With the increasing occurrence of natural disasters, such as Hurricanes Sandy and Ike, as well as the potential threat of human-made disasters and impact from population growth in susceptible areas, institutional leaders and private enterprises are seeking ways to make the electrical grid capable of withstanding these types of events. Resiliency to maintain operations during such crises, and to have greater control throughout, is a driving requirement for microgrid implementation. Mission critical functions likely to be supported by a microgrid include health care, research, financial operations, data centers, or providing refuge. A robust and flexible electrical generation and distribution network must allow for these operations to continue functioning 24/7 throughout the year to maintain life or prevent loss of critical data. The system equipment and design must be self-healing and support recovery efforts to get facilities and campuses back up and running following such tragedies.

Many cities and regions see microgrids as a possibility to create economic growth or better maintain financial stability. As part of a microgrid analysis, it is important to evaluate the mix of varying energy strategies, generation sources, and fuel types and to develop concepts that will provide clean, efficient, economic, highly reliable, and locally controlled power and thermal energy. With this type of infrastructure in place, cities and regions can increase the recruitment and development of high-technology businesses, research and development centers, data centers, and similar enterprises key to job creation and economic growth. The recent advantageous price of natural gas as well as advances in renewable energy integration and controls are making microgrids more economically feasible to construct and operate, thus increasing their rate of implementation. Microgrid planning must include investigation of potential power purchase agreements and credits that can generate additional revenue or provide more options for campuses and municipalities to buy power, so they can balance a power portfolio and allow a microgrid to maximize its use and timing of resources for greatest efficiency and economy.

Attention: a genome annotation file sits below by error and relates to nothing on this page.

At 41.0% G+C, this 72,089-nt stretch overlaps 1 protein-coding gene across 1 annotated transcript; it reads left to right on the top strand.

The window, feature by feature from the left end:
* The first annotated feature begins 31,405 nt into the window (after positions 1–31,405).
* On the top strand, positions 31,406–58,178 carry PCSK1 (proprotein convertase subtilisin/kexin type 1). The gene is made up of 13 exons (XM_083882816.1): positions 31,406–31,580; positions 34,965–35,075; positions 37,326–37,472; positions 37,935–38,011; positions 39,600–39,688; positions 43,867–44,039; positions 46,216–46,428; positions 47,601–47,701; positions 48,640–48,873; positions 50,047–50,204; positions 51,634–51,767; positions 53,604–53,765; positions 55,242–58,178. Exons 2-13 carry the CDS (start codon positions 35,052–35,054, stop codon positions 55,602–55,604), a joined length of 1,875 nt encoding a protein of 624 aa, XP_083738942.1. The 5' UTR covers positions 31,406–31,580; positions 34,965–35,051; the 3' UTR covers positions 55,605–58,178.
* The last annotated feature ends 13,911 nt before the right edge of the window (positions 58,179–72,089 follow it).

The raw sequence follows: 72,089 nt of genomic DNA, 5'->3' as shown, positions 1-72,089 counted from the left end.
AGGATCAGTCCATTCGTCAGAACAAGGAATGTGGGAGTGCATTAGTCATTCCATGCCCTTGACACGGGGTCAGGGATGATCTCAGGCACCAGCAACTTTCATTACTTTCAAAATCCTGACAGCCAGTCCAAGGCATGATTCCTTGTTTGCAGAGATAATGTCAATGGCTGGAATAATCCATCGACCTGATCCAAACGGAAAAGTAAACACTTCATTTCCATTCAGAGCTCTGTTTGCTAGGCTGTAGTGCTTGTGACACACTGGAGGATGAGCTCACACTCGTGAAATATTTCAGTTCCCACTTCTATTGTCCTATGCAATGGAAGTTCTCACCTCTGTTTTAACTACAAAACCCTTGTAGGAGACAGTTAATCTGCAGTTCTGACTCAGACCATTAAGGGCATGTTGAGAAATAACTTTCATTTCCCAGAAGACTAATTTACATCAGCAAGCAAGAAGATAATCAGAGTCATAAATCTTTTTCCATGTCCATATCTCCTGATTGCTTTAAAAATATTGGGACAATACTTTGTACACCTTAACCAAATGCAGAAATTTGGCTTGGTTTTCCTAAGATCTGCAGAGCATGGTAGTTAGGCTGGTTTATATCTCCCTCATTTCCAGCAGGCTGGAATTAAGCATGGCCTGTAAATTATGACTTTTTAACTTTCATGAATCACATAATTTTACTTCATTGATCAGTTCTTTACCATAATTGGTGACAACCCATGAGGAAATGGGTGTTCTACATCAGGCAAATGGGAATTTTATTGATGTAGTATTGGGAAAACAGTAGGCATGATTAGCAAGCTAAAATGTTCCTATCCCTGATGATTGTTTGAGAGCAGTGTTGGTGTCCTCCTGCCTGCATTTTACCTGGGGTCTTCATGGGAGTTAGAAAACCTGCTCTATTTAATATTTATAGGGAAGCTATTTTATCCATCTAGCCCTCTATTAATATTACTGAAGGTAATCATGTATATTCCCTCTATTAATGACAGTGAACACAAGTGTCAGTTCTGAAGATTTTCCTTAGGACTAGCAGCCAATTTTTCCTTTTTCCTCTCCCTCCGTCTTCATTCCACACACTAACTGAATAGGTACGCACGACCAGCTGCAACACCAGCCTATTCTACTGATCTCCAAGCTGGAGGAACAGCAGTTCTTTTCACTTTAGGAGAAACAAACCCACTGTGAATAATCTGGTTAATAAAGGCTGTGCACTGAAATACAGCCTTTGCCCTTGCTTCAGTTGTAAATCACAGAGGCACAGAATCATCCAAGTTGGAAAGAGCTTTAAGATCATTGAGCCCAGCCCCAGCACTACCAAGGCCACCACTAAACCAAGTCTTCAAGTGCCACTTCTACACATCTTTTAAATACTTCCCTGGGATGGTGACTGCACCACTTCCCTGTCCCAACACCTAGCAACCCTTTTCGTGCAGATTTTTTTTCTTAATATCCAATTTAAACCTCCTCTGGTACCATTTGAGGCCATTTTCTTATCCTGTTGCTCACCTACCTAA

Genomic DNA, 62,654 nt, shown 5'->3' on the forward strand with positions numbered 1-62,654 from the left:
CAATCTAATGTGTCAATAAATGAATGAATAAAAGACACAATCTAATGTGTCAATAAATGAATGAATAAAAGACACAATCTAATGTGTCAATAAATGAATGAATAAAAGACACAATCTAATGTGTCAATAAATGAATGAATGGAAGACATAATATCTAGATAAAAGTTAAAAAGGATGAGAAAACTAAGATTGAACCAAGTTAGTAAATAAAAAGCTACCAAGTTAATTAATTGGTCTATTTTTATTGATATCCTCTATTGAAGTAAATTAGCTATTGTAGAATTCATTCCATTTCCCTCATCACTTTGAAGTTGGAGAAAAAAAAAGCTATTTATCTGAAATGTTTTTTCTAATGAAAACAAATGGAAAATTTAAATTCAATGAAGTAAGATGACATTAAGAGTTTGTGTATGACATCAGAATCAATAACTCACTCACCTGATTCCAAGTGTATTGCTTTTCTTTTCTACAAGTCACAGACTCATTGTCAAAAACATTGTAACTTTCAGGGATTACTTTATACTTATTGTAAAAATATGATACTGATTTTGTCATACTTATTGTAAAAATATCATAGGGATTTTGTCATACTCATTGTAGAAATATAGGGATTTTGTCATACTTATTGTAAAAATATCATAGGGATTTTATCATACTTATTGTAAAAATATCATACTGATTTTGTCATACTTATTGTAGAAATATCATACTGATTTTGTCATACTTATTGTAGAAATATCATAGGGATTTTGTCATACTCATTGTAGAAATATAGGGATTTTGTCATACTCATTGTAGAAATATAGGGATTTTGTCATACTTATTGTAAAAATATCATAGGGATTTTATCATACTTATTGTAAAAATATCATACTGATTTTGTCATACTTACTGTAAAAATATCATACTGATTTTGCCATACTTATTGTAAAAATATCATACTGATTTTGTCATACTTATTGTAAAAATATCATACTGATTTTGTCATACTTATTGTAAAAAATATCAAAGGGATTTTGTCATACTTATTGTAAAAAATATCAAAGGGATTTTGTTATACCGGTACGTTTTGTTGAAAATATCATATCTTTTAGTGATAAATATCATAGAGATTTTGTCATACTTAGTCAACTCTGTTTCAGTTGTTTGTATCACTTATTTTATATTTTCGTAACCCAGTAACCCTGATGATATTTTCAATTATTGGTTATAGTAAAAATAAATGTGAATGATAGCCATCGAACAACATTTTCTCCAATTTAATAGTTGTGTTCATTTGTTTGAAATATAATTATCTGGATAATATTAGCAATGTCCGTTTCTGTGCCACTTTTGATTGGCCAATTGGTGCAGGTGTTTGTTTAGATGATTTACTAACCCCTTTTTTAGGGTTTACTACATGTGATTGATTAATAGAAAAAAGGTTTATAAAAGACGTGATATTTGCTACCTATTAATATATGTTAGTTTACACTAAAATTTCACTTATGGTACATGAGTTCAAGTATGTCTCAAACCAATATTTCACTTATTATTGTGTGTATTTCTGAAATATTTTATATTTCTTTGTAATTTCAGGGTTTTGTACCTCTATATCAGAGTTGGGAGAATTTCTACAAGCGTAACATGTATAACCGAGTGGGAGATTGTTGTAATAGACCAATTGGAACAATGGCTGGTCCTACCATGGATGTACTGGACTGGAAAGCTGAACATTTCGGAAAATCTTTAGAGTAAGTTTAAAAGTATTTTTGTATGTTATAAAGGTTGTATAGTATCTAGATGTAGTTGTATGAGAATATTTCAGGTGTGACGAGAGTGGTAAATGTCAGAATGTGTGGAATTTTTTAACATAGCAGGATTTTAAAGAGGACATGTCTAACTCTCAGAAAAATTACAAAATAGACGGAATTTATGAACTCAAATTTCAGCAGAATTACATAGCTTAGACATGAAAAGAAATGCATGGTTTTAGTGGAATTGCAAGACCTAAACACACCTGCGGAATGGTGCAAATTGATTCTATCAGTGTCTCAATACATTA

Advances in renewable energy integration allow broader deployment of renewable energy sources and storage technologies as part of a microgrid strategy. Proper analysis and inclusion of these in microgrid planning efforts allow campuses and municipalities to meet stated carbon reduction or neutrality goals as well as to reduce greenhouse gases resulting from traditional energy-generation processes.

Figure 2: A microgrid is capable of islanding itself as needed from the larger utility grid, for example, during extreme weather events or at times when self-generation is more cost-effective. A smart interface allows power to be supplied to and/or receivThe U.S. Department of Energy (DOE) is at the forefront of energy-integration research. At the National Renewable Energy Laboratory in Golden, Colo., the Energy Systems Integration Facility (ESIF) uses a megawatt-scale research electrical distribution bus and smart hardware-in-the-loop prototyping to validate technologies and techniques that advance the interconnection of distributed energy systems and the seamless integration of renewable energy technologies into the grid. Affiliated Engineers Inc. planned, designed, and engineered ESIF's primary research areas and laboratory systems, focusing on the research electrical distribution bus interconnecting plug-and-play testing components, hydrogen research exploring simpler and more scalable energy storage, and fuel cell and cell component development. A safety- and data-integrity-driven supervisory control and data acquisition system deploys hardware-independent software to govern the array of function-specific control systems and disseminate real-time data to principal investigators collaborating worldwide. The knowledge gained from this research, as well as other ongoing research and development of new microgrid technologies, informs design professionals of the capabilities of microgrid advances and the planning and development necessary for their success.

While developing microgrids, initial feasibility analysis of the potential energy sources and distribution systems that may meet the specific needs of a given project should be completed. Basic steps include identification of equipment types, equipment sizes, technical challenges, and basic system approach. Analysis typically includes a simple financial analysis of initial installation costs, potential operational costs savings, and payback durations on investment. The purpose of the initial analysis, often spreadsheet-based or using specialized software-such as the Distributed Energy Resources Customer Adoption Model (DER-CAM) as developed by DOE's Lawrence Berkeley National Laboratory-is to rule out nonviable options and set the stage for solutions that will be technically and financially viable to support the intended performance goals for the microgrid.